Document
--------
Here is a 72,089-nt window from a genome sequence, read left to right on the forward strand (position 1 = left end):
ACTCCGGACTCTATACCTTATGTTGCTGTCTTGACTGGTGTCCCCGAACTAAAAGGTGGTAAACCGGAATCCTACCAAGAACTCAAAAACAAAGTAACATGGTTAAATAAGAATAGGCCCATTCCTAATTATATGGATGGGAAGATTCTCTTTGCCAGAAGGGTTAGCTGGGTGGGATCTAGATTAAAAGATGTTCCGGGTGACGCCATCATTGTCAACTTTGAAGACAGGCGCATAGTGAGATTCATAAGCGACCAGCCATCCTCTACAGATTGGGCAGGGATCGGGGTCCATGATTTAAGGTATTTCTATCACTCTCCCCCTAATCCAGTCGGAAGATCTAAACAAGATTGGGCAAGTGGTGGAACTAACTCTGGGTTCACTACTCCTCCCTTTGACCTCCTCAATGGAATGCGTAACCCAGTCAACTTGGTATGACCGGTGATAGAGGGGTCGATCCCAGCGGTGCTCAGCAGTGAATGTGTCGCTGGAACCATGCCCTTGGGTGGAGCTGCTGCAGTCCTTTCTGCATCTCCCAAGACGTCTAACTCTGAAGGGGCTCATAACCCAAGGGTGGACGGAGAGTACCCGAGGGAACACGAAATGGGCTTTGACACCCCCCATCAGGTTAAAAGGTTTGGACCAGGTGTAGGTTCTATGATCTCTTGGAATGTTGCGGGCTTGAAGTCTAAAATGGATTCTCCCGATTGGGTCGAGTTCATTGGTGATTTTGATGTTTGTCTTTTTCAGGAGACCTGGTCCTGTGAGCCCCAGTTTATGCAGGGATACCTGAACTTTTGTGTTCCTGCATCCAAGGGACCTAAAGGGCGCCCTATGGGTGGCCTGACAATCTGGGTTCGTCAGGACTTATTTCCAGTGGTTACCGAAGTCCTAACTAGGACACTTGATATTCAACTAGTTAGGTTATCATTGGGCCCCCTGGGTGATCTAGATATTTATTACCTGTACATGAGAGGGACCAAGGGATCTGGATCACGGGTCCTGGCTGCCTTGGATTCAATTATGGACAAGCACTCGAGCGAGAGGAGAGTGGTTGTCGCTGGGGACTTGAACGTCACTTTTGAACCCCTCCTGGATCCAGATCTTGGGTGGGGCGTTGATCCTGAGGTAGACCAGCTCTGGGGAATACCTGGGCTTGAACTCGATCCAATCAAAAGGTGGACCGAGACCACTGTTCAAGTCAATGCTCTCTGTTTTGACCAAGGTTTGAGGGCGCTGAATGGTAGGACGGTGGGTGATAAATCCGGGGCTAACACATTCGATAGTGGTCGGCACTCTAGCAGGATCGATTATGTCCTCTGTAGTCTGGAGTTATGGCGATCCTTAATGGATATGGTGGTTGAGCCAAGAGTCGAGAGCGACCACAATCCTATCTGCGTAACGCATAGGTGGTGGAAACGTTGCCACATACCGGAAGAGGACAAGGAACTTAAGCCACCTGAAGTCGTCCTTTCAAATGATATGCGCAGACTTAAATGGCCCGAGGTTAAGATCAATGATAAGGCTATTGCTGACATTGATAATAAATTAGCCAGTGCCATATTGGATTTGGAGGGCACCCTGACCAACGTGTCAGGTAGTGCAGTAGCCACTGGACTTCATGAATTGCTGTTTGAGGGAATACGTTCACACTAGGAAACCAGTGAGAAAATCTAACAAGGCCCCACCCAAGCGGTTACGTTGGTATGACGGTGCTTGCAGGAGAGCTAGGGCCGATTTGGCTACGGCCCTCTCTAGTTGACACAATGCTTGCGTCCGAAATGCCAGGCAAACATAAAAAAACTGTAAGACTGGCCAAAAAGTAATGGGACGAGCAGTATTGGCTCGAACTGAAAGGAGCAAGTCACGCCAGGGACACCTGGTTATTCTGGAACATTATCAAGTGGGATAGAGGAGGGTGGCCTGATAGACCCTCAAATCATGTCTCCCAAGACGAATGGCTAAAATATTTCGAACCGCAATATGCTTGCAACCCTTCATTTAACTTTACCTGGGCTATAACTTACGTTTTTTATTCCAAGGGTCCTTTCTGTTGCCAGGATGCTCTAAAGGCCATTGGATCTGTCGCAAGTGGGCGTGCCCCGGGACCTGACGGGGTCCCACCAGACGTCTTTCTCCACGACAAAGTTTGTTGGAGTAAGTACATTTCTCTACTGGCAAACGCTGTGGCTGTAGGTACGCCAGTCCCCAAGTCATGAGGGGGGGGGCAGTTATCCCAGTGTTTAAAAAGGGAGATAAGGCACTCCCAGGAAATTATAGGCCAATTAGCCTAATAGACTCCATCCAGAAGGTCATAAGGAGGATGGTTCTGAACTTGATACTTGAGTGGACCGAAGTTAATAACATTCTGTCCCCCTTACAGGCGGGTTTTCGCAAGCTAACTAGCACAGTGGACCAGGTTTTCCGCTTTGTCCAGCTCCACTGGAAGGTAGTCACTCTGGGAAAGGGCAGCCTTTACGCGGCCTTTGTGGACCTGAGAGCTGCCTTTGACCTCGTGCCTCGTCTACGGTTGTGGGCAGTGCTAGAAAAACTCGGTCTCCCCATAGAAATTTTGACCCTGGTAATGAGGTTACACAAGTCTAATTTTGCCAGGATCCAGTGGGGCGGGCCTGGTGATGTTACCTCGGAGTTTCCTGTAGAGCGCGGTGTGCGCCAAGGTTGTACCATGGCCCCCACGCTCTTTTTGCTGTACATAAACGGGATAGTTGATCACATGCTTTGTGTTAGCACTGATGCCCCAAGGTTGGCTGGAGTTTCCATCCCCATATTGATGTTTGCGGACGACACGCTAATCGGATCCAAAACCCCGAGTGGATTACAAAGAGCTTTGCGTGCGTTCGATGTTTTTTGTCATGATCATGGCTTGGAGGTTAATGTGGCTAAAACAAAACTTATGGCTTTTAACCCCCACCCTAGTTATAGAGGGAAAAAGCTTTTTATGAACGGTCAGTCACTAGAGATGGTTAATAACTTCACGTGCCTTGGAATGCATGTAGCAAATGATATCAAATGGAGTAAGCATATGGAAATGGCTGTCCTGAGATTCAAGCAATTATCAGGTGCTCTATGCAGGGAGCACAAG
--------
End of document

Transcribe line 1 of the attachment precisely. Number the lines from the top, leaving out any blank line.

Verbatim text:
Here is a 72,089-nt window from a genome sequence, read left to right on the forward strand (position 1 = left end):